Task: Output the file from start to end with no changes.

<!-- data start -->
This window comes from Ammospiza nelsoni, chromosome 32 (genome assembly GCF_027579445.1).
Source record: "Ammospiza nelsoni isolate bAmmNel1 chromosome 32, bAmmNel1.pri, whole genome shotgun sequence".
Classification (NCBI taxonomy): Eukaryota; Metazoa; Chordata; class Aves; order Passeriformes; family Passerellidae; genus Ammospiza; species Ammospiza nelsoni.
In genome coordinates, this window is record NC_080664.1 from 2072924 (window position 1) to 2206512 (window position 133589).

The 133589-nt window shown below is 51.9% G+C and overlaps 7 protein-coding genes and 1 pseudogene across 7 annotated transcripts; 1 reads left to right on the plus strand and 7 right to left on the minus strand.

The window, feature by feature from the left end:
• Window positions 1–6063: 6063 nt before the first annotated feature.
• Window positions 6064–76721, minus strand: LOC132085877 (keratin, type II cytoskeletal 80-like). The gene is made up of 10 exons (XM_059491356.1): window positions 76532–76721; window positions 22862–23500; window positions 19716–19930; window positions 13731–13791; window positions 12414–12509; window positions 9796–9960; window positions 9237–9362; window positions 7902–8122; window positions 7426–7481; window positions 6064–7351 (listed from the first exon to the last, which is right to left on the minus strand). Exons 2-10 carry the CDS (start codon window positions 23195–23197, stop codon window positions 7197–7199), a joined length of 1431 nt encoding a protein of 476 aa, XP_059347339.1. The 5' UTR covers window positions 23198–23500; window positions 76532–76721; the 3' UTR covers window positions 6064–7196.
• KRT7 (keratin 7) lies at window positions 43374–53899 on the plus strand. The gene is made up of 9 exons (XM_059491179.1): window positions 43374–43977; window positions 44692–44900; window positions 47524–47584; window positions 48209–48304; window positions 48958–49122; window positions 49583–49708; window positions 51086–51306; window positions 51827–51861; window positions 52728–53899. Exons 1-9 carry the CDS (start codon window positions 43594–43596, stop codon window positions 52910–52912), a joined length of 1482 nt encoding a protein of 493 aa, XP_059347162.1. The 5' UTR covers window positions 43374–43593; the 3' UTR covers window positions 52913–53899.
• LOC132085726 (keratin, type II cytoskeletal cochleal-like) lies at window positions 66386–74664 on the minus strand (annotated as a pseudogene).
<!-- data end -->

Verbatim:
This window comes from Ammospiza nelsoni, chromosome 32 (genome assembly GCF_027579445.1).
Source record: "Ammospiza nelsoni isolate bAmmNel1 chromosome 32, bAmmNel1.pri, whole genome shotgun sequence".
Classification (NCBI taxonomy): Eukaryota; Metazoa; Chordata; class Aves; order Passeriformes; family Passerellidae; genus Ammospiza; species Ammospiza nelsoni.
In genome coordinates, this window is record NC_080664.1 from 2072924 (window position 1) to 2206512 (window position 133589).

The 133589-nt window shown below is 51.9% G+C and overlaps 7 protein-coding genes and 1 pseudogene across 7 annotated transcripts; 1 reads left to right on the plus strand and 7 right to left on the minus strand.

The window, feature by feature from the left end:
• Window positions 1–6063: 6063 nt before the first annotated feature.
• Window positions 6064–76721, minus strand: LOC132085877 (keratin, type II cytoskeletal 80-like). The gene is made up of 10 exons (XM_059491356.1): window positions 76532–76721; window positions 22862–23500; window positions 19716–19930; window positions 13731–13791; window positions 12414–12509; window positions 9796–9960; window positions 9237–9362; window positions 7902–8122; window positions 7426–7481; window positions 6064–7351 (listed from the first exon to the last, which is right to left on the minus strand). Exons 2-10 carry the CDS (start codon window positions 23195–23197, stop codon window positions 7197–7199), a joined length of 1431 nt encoding a protein of 476 aa, XP_059347339.1. The 5' UTR covers window positions 23198–23500; window positions 76532–76721; the 3' UTR covers window positions 6064–7196.
• KRT7 (keratin 7) lies at window positions 43374–53899 on the plus strand. The gene is made up of 9 exons (XM_059491179.1): window positions 43374–43977; window positions 44692–44900; window positions 47524–47584; window positions 48209–48304; window positions 48958–49122; window positions 49583–49708; window positions 51086–51306; window positions 51827–51861; window positions 52728–53899. Exons 1-9 carry the CDS (start codon window positions 43594–43596, stop codon window positions 52910–52912), a joined length of 1482 nt encoding a protein of 493 aa, XP_059347162.1. The 5' UTR covers window positions 43374–43593; the 3' UTR covers window positions 52913–53899.
• LOC132085726 (keratin, type II cytoskeletal cochleal-like) lies at window positions 66386–74664 on the minus strand (annotated as a pseudogene).